17 2.2.3 Optimization analysis As it’s shown in Fig, we define – M as the midpoint between the Node and the Sink. – A perpendicular is drawn from Cluster Head to the line between the Sink and the node and H is the Perpendicular foot. To make it simpler, we define – d toSink (Distance between node and sink) as c, – d toCH as b, – d CHtoSink as a, – the distance between H (Perpendicular Foot) and M (Mid Point)is x, – the distance between Cluster Head and M is d, – the distance between Cluster Head and H is h. 17

18 2.2.3 Optimization analysis We can see from the trigonometric formulas that: Because we have,substituting, we get 18

19 2.2.3 Optimization analysis From (2-10), we can see that when the value of d toSink is fixed, is only related to d, i.e – is equivalent to. As a result, if a node chooses its cluster head which is closest to the midpoint of this node and the sink, – the squared distance of their communication is smallest. 19

20 Conclusion: is to actually – minimize the distance between the cluster head and the midpoint of a node and the sink when the distance between the node and the sink is fixed. So in LEACH-SC, – non-cluster nodes need to select the cluster head which is closest to the midpoint between itself and the sink as its communication cluster head in order to optimize the communication cost. 20

21 III. SIMULATION AND ANALYSIS NS-2[9] to simulate 100 stationary sensors and one sink. The nodes are supposed to be randomly deployed within the WSN field which is a square area of X*X. we set the initial energy of all nodes to 200 J. 21

22 III. SIMULATION AND ANALYSIS 1.Energy Consumption with different Sink Locations 2.System lifetime with different sink locations 3.Energy consumption under different network size 4.System lifetime under different network size 22

23 III. SIMULATION AND ANALYSIS 1.Energy Consumption with different Sink Locations – energy consumption of LEACH-SC protocol was investigated versus that of LEACH protocol, over various values of locations of the sink node. – The simulation was conducted in an area of 100*100, and we evaluated the energy consumption when sink located at (50,50), (50,100), (50,150 ) and (50,200) respectively. 23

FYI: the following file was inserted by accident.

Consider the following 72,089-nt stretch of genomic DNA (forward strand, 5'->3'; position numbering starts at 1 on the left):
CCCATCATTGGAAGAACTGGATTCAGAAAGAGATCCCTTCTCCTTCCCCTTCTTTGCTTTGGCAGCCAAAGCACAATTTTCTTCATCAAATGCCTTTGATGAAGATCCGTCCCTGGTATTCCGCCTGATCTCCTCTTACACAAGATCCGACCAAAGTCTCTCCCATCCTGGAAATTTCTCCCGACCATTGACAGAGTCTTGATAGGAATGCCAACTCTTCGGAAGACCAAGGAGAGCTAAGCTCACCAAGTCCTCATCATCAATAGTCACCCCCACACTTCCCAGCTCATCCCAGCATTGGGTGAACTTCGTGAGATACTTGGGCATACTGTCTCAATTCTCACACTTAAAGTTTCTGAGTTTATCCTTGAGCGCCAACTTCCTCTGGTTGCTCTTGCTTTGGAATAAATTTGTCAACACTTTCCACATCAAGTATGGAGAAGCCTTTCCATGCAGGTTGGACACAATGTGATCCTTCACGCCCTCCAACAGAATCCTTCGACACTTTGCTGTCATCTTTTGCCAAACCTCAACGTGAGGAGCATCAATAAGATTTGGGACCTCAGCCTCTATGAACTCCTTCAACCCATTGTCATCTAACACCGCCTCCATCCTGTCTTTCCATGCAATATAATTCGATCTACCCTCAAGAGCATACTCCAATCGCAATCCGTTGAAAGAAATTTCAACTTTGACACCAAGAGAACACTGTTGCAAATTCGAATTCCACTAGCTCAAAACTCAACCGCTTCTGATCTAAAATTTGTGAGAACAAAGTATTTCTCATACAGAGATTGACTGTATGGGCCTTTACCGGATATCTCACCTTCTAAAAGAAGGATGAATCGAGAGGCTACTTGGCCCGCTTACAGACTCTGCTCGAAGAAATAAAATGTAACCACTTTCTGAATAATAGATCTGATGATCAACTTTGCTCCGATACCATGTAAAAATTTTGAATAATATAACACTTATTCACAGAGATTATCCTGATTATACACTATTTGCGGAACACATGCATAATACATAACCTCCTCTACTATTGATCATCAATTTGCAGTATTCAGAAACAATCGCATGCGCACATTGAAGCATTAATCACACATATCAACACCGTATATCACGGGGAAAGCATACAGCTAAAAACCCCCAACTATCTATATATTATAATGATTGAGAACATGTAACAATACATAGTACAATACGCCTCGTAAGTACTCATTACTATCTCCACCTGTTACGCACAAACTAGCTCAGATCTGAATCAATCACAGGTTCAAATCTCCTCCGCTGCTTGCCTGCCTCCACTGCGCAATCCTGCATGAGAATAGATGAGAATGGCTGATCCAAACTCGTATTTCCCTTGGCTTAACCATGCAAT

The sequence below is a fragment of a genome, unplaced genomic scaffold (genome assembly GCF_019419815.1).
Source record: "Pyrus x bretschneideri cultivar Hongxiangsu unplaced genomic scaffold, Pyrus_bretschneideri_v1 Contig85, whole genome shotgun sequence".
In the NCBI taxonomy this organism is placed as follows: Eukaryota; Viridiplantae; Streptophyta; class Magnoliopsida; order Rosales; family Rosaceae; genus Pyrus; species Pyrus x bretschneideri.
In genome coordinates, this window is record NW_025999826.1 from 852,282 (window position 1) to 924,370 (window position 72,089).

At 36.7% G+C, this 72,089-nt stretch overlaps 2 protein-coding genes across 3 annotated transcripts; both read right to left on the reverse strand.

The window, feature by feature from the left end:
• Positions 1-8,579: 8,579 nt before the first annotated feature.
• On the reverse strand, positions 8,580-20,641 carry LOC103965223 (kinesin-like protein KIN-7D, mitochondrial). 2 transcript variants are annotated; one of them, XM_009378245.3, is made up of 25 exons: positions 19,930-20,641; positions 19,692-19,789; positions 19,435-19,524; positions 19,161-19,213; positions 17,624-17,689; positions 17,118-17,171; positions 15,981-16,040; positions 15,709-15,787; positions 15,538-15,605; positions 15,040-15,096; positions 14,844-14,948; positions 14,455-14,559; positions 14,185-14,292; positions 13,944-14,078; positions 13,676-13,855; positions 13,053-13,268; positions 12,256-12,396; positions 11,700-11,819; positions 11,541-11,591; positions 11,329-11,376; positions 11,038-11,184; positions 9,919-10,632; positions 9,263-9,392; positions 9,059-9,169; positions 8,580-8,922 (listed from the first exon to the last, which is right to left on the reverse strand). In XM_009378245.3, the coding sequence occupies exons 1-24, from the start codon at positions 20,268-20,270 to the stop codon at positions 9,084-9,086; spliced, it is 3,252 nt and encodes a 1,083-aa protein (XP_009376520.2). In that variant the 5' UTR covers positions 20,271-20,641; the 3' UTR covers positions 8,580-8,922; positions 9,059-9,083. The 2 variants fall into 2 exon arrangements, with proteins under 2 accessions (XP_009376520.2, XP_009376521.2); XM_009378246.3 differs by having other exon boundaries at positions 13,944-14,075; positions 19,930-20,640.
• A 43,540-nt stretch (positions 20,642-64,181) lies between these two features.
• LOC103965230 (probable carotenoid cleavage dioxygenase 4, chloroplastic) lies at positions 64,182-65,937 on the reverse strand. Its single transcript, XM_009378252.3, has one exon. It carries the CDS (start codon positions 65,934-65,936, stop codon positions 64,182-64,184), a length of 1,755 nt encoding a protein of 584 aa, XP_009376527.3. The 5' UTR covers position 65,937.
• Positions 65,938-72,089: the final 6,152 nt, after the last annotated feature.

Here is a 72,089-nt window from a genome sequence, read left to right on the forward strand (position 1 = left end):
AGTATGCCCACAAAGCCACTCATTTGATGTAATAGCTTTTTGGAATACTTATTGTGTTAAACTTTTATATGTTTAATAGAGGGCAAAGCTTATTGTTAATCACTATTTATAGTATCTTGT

24 1-Energy Consumption with different Sink Locations Different lines represent different sink locations with LEACH and LEACH-SC. LEACH-SC protocol outperforms the LEACH protocol in terms of energy consumption with different sink locations. When the sink node moves farther away from the sensor field, – the performance of LEACH and LEACH-SC protocols was significantly decreased, – but the performance of LEACH- SC is always better than LEACH. Figure: Energy consumption versus time with different sink locations 24

25 (2) System lifetime with different sink locations The number of nodes remaining alive over time was simulated for both protocols which is shown in Fig. We can see LEACH-SC protocol extends the network lifetime – when compared with LEACH protocol, no matter what the position of the sink is. Figure: Number of survival nodes versus time with different sink locations 25

26 (3) Energy consumption under different network size We conducted the following four experiments to evaluate the energy consumption with different network size. We set a square area of the sensor field to (50x50), (100x100), (200x200) and (500x500) respectively. And the sink is located in the center. The simulation results are displayed in Fig. We can find that energy consumption of LEACH-SC is conserved in all simulation scenarios. The curve of LEACH-SC protocol is smoother than that of LEACH, indicating that LEACH-SC’s energy consumption is more evenly distributed and increased more slowly over time. Figure: energy consumption versus time with different network size 26

27 (4) System lifetime under different network size We use the same simulation scenarios as described in recently previous slide. The simulation results are shown in Fig. – We can see in any cases, the overall system lifetime of LEACH-SC is prolonged when compared to LEACH. – We can also find that the performance of LEACH and LEACH-SC degrades as the network size increases. But no matter what size the network is, LEACH-SC always outperforms the LEACH in terms of system life and energy dissipation Figure: Simulation of system lifetime vs. time with different network size 27